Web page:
Clinical Data doesn't have a Special Protocol Assessment (SPA) with FDA in which the company and the agency agreed on study designs for vilazodone or determined which efficacy endpoint would be used to assess the drug for approval. That means FDA is free to use HAM-D instead of MADRS despite the latter being the primary endpoint used in the vilazodone studies.
Vilazodone also failed to put a significant number of depressed patients into remission, defined as an absence of any depressive symptoms. In the first phase III study, vilazodone's remission rate was 23.2% compared to 15.6% for placebo -- a difference (or improvement) that was not statistically significant. In the second phase III study, the vilazodone remission rate was 27.3% compared to 20.3% for placebo -- again, not a statistically significant improvement.
Given the marginal efficacy of vilazodone seen in the phase III studies, the fact that Clinical Data failed to study the drug against any currently marketed antidepressants is a liability and a red flag that will likely give FDA reviewers pause, the analyst contends.
"Running studies against an active control is not an FDA requirement for approval, but other companies developing anti-depressants have usually submitted at least one such active control study with their approval filings," he says.
A study comparing vilazodone to an already-approved antidepressant is especially important because of vilazodone's checkered clinical history.
both studied vilazodone in multiple phase II studies; both companies passed on future development after which Clinical Data acquired the drug.
Clinical Data's original development strategy was to develop a genetic test to pre-identify depressed patients who would most likely respond well to vilazodone. That effort to design a genetic test failed.
Clinical Data also only studied a single, 40 mg dose of vilazodone, which must be titrated over two weeks because patients get nauseous. A high rate of nausea compared to placebo is the most worrisome side effect of vilazodone. On the plus side, vilazodone appears to cause fewer sexual side effects, but since the drug was compared to a placebo only, there is no data to determine whether vilazodone causes fewer sexual side effects than currently marketed antidpressants.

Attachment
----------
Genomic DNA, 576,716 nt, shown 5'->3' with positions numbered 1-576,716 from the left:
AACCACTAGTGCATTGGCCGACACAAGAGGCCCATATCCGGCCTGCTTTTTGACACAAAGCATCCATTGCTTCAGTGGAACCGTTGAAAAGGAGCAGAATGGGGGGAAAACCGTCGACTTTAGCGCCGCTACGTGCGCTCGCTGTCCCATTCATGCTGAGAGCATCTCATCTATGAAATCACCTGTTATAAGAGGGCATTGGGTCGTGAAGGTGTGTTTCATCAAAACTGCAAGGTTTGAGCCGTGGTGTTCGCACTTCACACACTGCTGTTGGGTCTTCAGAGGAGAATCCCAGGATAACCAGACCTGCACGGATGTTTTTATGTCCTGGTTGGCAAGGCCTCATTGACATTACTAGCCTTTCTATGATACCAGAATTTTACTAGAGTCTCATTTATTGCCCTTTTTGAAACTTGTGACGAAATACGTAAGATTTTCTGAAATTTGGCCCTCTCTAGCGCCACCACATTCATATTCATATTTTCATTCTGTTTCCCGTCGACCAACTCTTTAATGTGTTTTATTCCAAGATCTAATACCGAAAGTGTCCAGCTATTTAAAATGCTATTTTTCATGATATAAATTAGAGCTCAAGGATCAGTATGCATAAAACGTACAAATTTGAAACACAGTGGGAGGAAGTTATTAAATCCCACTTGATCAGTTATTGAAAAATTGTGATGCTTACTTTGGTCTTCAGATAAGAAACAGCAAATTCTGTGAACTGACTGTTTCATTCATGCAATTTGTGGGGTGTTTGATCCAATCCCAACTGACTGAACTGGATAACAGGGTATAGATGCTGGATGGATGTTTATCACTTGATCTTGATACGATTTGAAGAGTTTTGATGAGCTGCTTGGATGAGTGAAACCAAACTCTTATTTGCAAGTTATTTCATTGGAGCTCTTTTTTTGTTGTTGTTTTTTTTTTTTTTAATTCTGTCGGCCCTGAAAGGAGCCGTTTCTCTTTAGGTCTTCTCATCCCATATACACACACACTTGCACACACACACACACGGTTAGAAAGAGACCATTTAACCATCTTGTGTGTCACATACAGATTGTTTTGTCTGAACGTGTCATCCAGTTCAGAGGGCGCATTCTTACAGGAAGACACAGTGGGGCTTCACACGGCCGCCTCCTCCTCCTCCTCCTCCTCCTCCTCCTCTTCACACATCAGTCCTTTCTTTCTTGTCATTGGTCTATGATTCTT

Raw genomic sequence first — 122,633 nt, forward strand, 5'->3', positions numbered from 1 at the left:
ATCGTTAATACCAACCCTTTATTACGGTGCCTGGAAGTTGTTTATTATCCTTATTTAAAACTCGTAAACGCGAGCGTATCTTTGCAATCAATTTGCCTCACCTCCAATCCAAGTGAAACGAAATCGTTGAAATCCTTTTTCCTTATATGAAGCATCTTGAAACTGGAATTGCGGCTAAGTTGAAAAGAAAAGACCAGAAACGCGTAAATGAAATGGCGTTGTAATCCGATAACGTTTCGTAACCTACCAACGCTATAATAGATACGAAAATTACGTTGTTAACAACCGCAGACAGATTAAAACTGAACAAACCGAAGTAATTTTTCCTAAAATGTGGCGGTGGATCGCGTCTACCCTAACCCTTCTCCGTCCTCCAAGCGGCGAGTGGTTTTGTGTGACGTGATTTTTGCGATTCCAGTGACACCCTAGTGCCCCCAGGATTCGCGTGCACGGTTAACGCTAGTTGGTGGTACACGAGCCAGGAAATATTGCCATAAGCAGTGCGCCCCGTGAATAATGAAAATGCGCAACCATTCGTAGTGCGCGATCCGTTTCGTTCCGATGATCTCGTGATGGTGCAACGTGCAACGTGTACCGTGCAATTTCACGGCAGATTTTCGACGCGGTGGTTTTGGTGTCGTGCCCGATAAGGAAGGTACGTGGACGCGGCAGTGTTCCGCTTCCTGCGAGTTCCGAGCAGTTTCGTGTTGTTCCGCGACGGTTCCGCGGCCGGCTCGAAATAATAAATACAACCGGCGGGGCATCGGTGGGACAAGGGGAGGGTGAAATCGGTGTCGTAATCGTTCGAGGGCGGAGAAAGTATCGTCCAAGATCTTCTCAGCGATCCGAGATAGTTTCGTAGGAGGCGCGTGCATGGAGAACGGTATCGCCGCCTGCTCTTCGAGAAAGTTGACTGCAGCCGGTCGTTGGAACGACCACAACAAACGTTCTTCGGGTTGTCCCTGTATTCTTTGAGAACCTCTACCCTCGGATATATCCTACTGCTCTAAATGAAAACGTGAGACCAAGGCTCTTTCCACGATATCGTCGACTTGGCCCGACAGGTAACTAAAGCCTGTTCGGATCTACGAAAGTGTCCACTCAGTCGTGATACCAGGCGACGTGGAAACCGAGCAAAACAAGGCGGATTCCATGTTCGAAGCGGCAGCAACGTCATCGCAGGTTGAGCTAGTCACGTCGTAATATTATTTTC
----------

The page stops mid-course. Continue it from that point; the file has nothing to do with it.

"Generally, FDA likes to see data on a range of effects at different antidpressant doses," the analyst says. "With data on just a single dose, FDA can't determine what would happen, for instance, if a doctor doubles a patient's dose of vilazodone because the 40 mg dose was ineffective. The FDA also doesn't have enough data to determine if 40 mg is the lowest effective dose of the drug."
The overall clinical view of vilazodone painted by the analyst is of a drug which doesn't improve depression in a clinically meaningful way against placebo and has not been evaluated against competing antidepressants. Clinical Data has not performed the clinical work necessary to convince FDA to approve the drug at this time, which is why the analyst is short the stock.
"Clinical Data did the bare minimum amount of work necessary to meet FDA's approval requirements," he explains. "It's like your editor asking you to write a 250-word story and you write a story that stops mid-sentence because you reached 250 words exactly. If you did that, your editor and your readers wouldn't be happy and neither will FDA with the vilazodone data."
--Written by Adam Feuerstein in Boston.
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Adam Feuerstein writes regularly for TheStreet.com. In keeping with TSC's editorial policy, he doesn't own or short individual stocks, although he owns stock in TheStreet.com. He also doesn't invest in hedge funds or other private investment partnerships. Feuerstein appreciates your feedback;